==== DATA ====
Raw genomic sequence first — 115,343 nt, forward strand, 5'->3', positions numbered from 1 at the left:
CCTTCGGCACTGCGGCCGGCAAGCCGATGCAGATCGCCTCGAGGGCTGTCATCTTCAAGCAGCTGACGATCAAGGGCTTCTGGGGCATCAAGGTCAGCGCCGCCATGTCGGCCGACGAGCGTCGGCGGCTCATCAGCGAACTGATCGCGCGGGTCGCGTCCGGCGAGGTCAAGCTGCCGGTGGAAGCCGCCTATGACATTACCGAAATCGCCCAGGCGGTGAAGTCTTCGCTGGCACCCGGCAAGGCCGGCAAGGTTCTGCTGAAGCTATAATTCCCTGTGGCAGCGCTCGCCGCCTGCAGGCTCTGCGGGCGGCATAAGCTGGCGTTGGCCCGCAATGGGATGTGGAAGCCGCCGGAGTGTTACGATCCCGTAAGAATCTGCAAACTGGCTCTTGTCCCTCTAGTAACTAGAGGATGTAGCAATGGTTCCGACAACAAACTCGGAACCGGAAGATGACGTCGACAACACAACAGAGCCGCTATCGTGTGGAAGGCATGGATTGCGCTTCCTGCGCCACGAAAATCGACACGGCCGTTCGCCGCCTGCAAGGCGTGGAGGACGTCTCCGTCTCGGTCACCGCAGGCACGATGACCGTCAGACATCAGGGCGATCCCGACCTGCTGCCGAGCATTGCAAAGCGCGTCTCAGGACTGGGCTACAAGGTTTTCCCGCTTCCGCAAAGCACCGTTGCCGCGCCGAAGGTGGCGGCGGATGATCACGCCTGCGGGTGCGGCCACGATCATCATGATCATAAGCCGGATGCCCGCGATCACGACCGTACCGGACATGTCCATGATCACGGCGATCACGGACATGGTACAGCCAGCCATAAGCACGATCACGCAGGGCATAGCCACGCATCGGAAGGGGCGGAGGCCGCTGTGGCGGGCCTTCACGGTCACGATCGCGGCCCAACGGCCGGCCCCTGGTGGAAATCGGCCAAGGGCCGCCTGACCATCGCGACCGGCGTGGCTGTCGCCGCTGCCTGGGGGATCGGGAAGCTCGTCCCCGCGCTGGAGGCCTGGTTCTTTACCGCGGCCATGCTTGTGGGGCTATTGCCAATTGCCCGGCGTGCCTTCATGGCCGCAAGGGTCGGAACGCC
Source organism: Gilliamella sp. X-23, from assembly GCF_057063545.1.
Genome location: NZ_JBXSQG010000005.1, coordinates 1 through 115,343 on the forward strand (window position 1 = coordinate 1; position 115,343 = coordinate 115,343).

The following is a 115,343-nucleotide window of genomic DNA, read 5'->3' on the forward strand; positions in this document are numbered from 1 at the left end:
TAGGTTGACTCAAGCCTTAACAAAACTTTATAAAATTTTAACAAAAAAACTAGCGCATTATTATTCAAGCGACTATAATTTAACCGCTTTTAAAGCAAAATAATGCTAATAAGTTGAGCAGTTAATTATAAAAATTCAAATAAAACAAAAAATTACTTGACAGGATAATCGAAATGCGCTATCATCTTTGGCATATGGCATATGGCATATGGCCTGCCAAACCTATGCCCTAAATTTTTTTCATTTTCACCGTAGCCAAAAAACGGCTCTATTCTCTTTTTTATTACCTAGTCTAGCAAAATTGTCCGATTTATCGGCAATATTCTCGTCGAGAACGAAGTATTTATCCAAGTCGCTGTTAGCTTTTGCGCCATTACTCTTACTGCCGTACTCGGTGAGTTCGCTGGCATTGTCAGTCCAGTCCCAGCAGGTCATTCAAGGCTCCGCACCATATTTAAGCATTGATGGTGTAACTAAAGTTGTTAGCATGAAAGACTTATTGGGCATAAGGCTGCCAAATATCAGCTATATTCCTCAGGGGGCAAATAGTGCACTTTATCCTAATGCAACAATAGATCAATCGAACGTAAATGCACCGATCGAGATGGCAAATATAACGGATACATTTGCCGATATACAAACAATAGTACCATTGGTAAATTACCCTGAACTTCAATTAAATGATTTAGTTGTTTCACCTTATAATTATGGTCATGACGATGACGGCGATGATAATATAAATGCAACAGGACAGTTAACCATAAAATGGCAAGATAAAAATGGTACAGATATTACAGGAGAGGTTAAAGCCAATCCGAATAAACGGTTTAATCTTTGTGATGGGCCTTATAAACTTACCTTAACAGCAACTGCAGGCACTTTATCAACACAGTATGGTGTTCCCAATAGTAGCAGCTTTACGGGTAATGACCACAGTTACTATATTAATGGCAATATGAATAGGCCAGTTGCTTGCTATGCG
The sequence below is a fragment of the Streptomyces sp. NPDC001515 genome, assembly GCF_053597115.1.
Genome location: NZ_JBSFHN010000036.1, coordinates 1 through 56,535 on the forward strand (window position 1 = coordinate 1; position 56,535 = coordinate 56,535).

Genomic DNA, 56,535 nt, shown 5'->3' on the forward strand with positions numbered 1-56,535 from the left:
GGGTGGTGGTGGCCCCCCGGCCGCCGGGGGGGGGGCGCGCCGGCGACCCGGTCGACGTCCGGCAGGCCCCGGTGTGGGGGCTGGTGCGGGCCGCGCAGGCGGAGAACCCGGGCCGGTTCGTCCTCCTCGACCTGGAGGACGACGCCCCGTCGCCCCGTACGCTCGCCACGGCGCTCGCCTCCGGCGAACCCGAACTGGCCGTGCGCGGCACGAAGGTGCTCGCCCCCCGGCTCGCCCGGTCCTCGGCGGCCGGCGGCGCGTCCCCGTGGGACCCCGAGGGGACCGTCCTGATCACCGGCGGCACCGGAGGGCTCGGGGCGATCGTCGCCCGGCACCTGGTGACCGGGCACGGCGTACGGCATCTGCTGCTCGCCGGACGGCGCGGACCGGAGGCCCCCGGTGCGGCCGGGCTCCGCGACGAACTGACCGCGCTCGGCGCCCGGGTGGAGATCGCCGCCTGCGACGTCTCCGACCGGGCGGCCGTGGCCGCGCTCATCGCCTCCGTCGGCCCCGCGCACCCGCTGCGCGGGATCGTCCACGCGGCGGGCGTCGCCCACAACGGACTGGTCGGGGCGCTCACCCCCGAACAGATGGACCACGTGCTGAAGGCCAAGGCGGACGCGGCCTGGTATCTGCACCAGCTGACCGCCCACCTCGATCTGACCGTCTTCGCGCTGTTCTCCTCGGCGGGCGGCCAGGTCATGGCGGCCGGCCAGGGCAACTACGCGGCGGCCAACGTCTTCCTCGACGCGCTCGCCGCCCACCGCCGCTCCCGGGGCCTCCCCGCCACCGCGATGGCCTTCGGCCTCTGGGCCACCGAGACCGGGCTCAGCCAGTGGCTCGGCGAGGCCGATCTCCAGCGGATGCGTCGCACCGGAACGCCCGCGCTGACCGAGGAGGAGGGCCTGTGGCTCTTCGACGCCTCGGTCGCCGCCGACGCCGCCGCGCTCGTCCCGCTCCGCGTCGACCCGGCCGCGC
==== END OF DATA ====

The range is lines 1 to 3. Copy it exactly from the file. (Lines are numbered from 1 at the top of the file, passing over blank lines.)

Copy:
Raw genomic sequence first — 115,343 nt, forward strand, 5'->3', positions numbered from 1 at the left:
CCTTCGGCACTGCGGCCGGCAAGCCGATGCAGATCGCCTCGAGGGCTGTCATCTTCAAGCAGCTGACGATCAAGGGCTTCTGGGGCATCAAGGTCAGCGCCGCCATGTCGGCCGACGAGCGTCGGCGGCTCATCAGCGAACTGATCGCGCGGGTCGCGTCCGGCGAGGTCAAGCTGCCGGTGGAAGCCGCCTATGACATTACCGAAATCGCCCAGGCGGTGAAGTCTTCGCTGGCACCCGGCAAGGCCGGCAAGGTTCTGCTGAAGCTATAATTCCCTGTGGCAGCGCTCGCCGCCTGCAGGCTCTGCGGGCGGCATAAGCTGGCGTTGGCCCGCAATGGGATGTGGAAGCCGCCGGAGTGTTACGATCCCGTAAGAATCTGCAAACTGGCTCTTGTCCCTCTAGTAACTAGAGGATGTAGCAATGGTTCCGACAACAAACTCGGAACCGGAAGATGACGTCGACAACACAACAGAGCCGCTATCGTGTGGAAGGCATGGATTGCGCTTCCTGCGCCACGAAAATCGACACGGCCGTTCGCCGCCTGCAAGGCGTGGAGGACGTCTCCGTCTCGGTCACCGCAGGCACGATGACCGTCAGACATCAGGGCGATCCCGACCTGCTGCCGAGCATTGCAAAGCGCGTCTCAGGACTGGGCTACAAGGTTTTCCCGCTTCCGCAAAGCACCGTTGCCGCGCCGAAGGTGGCGGCGGATGATCACGCCTGCGGGTGCGGCCACGATCATCATGATCATAAGCCGGATGCCCGCGATCACGACCGTACCGGACATGTCCATGATCACGGCGATCACGGACATGGTACAGCCAGCCATAAGCACGATCACGCAGGGCATAGCCACGCATCGGAAGGGGCGGAGGCCGCTGTGGCGGGCCTTCACGGTCACGATCGCGGCCCAACGGCCGGCCCCTGGTGGAAATCGGCCAAGGGCCGCCTGACCATCGCGACCGGCGTGGCTGTCGCCGCTGCCTGGGGGATCGGGAAGCTCGTCCCCGCGCTGGAGGCCTGGTTCTTTACCGCGGCCATGCTTGTGGGGCTATTGCCAATTGCCCGGCGTGCCTTCATGGCCGCAAGGGTCGGAACGCC
Source organism: Gilliamella sp. X-23, from assembly GCF_057063545.1.